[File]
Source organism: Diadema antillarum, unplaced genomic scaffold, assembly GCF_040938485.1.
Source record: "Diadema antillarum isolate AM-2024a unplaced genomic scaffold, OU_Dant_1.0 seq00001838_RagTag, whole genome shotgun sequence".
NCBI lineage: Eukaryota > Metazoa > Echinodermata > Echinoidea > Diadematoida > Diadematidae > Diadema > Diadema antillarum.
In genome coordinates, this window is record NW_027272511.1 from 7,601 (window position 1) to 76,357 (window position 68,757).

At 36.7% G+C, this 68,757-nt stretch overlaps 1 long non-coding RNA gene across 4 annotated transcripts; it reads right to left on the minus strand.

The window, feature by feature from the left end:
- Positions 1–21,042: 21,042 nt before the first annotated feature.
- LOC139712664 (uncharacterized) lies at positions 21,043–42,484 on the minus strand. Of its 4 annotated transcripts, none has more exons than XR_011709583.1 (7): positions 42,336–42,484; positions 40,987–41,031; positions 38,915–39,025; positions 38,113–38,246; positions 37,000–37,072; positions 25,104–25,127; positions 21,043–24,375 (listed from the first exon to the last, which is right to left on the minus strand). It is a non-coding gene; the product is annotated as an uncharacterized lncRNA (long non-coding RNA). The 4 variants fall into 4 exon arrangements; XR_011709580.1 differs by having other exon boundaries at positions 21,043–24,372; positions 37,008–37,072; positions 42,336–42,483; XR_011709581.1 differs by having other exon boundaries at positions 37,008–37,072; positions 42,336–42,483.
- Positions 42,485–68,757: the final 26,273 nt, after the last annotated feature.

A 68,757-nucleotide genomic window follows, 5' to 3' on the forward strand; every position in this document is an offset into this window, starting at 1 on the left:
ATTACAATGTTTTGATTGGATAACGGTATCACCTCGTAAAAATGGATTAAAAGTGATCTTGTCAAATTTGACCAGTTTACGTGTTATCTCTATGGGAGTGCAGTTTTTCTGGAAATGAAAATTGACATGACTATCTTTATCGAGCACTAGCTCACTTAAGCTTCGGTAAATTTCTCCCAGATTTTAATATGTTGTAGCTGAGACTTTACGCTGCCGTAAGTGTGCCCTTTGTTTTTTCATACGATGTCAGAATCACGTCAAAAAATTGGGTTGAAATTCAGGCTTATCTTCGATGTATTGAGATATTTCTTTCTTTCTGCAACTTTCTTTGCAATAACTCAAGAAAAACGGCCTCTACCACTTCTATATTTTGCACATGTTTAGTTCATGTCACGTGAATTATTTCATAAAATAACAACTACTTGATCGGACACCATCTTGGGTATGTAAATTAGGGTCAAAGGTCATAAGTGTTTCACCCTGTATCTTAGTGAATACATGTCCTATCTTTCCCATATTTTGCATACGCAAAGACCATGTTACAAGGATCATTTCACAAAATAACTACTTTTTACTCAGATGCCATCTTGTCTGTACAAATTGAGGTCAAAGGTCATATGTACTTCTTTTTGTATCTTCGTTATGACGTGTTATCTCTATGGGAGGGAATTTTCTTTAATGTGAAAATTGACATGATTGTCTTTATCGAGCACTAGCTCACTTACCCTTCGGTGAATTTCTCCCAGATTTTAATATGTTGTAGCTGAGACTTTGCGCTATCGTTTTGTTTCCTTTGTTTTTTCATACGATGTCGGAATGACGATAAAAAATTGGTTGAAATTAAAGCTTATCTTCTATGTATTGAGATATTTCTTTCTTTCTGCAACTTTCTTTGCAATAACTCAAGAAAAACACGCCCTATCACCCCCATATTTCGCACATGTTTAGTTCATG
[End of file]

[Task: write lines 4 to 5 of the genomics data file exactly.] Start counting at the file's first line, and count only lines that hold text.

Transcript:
In genome coordinates, this window is record NW_027272511.1 from 7,601 (window position 1) to 76,357 (window position 68,757).

At 36.7% G+C, this 68,757-nt stretch overlaps 1 long non-coding RNA gene across 4 annotated transcripts; it reads right to left on the minus strand.